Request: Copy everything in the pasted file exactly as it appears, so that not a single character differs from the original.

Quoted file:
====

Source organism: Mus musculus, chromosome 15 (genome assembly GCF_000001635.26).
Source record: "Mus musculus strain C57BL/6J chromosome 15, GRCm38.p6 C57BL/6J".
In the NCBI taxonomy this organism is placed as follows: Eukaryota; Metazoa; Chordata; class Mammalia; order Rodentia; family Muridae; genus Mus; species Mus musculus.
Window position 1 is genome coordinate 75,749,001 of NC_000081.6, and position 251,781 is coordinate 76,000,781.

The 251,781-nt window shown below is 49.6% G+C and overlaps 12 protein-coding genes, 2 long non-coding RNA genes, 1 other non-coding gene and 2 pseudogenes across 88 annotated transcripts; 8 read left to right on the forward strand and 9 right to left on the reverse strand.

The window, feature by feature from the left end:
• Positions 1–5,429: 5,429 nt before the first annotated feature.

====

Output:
Source organism: Mus musculus, chromosome 15 (genome assembly GCF_000001635.26).
Source record: "Mus musculus strain C57BL/6J chromosome 15, GRCm38.p6 C57BL/6J".
In the NCBI taxonomy this organism is placed as follows: Eukaryota; Metazoa; Chordata; class Mammalia; order Rodentia; family Muridae; genus Mus; species Mus musculus.
Window position 1 is genome coordinate 75,749,001 of NC_000081.6, and position 251,781 is coordinate 76,000,781.

The 251,781-nt window shown below is 49.6% G+C and overlaps 12 protein-coding genes, 2 long non-coding RNA genes, 1 other non-coding gene and 2 pseudogenes across 88 annotated transcripts; 8 read left to right on the forward strand and 9 right to left on the reverse strand.

The window, feature by feature from the left end:
• Positions 1–5,429: 5,429 nt before the first annotated feature.